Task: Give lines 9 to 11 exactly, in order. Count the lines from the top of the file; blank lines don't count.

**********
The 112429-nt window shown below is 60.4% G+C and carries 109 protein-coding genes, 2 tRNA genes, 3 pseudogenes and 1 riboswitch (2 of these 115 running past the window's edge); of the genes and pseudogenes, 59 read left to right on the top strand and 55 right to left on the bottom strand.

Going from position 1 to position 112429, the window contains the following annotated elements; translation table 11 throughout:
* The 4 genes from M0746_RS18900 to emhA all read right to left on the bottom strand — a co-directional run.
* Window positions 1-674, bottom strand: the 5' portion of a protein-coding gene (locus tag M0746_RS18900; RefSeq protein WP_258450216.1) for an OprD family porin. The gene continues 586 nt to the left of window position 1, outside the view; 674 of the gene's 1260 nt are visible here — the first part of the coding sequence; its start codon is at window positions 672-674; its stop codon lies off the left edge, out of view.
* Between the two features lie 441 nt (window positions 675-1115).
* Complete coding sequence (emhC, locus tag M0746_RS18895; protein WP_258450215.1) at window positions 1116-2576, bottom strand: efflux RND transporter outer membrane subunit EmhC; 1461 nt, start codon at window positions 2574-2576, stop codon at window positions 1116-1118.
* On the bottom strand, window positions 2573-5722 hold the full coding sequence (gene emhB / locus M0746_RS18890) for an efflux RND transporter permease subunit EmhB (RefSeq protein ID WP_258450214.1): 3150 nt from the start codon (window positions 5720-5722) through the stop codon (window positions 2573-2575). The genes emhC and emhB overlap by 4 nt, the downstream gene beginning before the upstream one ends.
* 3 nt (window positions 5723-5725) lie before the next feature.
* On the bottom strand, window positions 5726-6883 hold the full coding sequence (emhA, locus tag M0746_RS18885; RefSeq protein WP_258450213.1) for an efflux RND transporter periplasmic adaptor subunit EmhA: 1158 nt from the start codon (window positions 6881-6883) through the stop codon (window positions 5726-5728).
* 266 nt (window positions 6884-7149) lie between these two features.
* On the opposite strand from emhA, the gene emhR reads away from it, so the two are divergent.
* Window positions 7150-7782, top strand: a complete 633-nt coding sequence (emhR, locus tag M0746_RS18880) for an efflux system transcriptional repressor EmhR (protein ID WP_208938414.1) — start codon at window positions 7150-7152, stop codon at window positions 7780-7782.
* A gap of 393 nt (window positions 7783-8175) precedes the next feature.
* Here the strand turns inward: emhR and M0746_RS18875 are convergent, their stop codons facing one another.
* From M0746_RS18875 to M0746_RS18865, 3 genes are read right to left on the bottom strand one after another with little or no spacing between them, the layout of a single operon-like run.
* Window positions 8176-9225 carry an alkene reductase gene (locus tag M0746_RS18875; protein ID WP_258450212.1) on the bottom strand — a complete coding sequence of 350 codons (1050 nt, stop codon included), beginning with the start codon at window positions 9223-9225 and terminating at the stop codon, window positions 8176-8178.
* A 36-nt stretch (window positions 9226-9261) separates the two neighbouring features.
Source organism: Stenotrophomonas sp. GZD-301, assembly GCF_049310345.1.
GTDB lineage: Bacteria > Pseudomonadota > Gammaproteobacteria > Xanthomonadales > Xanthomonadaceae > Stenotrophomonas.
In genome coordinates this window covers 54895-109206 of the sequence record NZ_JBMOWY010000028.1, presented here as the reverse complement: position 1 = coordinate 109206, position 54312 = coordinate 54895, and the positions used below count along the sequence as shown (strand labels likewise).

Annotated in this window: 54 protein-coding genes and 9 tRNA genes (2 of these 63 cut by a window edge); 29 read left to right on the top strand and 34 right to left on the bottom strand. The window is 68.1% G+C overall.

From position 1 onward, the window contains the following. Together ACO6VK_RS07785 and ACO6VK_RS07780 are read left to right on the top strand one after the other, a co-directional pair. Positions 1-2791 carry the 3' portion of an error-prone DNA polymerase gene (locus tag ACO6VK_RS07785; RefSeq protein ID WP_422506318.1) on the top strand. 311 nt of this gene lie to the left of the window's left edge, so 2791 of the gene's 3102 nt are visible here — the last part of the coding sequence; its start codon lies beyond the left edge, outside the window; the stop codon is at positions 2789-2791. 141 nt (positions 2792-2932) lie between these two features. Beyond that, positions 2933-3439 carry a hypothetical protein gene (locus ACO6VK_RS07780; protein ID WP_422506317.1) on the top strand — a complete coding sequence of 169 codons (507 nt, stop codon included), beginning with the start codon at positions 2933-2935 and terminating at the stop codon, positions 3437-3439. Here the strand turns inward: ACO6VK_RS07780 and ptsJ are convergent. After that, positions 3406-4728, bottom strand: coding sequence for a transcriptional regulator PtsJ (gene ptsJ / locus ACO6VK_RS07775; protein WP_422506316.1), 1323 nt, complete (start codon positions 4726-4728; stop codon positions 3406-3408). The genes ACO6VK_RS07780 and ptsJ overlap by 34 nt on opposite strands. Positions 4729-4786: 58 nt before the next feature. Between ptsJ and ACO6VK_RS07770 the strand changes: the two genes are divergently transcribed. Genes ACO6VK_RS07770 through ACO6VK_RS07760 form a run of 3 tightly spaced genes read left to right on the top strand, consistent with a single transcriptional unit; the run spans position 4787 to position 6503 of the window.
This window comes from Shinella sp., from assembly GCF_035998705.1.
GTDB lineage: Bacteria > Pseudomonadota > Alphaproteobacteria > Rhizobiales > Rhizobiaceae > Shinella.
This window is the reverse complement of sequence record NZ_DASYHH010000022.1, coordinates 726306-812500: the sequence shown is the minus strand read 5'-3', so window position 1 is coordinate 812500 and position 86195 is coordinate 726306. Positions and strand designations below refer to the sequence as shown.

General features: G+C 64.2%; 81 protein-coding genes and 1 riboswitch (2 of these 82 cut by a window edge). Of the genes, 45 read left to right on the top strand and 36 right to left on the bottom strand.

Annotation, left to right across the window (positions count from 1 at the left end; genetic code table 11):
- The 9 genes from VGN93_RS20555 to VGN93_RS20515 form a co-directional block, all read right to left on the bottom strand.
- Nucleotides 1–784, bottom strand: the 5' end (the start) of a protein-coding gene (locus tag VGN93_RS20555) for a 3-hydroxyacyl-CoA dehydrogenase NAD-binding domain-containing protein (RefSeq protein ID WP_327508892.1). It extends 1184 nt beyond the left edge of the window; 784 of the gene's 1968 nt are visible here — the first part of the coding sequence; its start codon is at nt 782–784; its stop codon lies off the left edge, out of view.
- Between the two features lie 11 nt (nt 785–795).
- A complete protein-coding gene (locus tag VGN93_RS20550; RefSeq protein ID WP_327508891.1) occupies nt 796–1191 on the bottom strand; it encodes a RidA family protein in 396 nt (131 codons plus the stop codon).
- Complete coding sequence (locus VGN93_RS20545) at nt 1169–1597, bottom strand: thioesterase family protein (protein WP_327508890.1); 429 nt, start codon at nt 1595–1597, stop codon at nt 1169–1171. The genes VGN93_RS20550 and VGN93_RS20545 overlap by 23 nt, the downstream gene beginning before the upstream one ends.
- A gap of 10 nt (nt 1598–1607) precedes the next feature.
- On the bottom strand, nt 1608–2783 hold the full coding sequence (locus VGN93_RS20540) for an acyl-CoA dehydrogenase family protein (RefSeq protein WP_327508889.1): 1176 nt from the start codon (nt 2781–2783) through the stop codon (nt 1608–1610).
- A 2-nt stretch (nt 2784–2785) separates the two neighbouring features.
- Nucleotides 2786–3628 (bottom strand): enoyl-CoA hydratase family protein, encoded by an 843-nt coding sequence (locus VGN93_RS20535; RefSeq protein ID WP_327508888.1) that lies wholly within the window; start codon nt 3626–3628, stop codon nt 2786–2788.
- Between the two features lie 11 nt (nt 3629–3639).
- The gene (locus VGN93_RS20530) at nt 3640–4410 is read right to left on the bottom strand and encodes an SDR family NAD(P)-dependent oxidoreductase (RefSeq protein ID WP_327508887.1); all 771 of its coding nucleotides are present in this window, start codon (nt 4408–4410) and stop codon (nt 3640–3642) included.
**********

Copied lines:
* On the bottom strand, window positions 5726-6883 hold the full coding sequence (emhA, locus tag M0746_RS18885; RefSeq protein WP_258450213.1) for an efflux RND transporter periplasmic adaptor subunit EmhA: 1158 nt from the start codon (window positions 6881-6883) through the stop codon (window positions 5726-5728).
* 266 nt (window positions 6884-7149) lie between these two features.
* On the opposite strand from emhA, the gene emhR reads away from it, so the two are divergent.